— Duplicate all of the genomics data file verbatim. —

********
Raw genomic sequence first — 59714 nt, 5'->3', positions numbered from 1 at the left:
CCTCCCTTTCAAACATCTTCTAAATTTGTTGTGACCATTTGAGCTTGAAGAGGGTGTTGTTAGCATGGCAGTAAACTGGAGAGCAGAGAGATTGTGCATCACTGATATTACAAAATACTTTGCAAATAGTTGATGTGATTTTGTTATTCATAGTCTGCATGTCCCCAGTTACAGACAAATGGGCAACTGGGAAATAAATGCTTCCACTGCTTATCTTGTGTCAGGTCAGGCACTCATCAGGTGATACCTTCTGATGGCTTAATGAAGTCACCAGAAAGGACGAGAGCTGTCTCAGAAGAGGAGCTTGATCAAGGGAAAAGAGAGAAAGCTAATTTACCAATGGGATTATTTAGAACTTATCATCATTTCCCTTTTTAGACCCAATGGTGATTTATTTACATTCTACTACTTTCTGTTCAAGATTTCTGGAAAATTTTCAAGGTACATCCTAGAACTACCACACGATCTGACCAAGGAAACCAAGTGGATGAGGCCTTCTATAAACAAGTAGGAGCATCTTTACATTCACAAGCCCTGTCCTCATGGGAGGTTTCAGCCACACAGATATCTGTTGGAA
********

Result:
Raw genomic sequence first — 59714 nt, 5'->3', positions numbered from 1 at the left:
CCTCCCTTTCAAACATCTTCTAAATTTGTTGTGACCATTTGAGCTTGAAGAGGGTGTTGTTAGCATGGCAGTAAACTGGAGAGCAGAGAGATTGTGCATCACTGATATTACAAAATACTTTGCAAATAGTTGATGTGATTTTGTTATTCATAGTCTGCATGTCCCCAGTTACAGACAAATGGGCAACTGGGAAATAAATGCTTCCACTGCTTATCTTGTGTCAGGTCAGGCACTCATCAGGTGATACCTTCTGATGGCTTAATGAAGTCACCAGAAAGGACGAGAGCTGTCTCAGAAGAGGAGCTTGATCAAGGGAAAAGAGAGAAAGCTAATTTACCAATGGGATTATTTAGAACTTATCATCATTTCCCTTTTTAGACCCAATGGTGATTTATTTACATTCTACTACTTTCTGTTCAAGATTTCTGGAAAATTTTCAAGGTACATCCTAGAACTACCACACGATCTGACCAAGGAAACCAAGTGGATGAGGCCTTCTATAAACAAGTAGGAGCATCTTTACATTCACAAGCCCTGTCCTCATGGGAGGTTTCAGCCACACAGATATCTGTTGGAA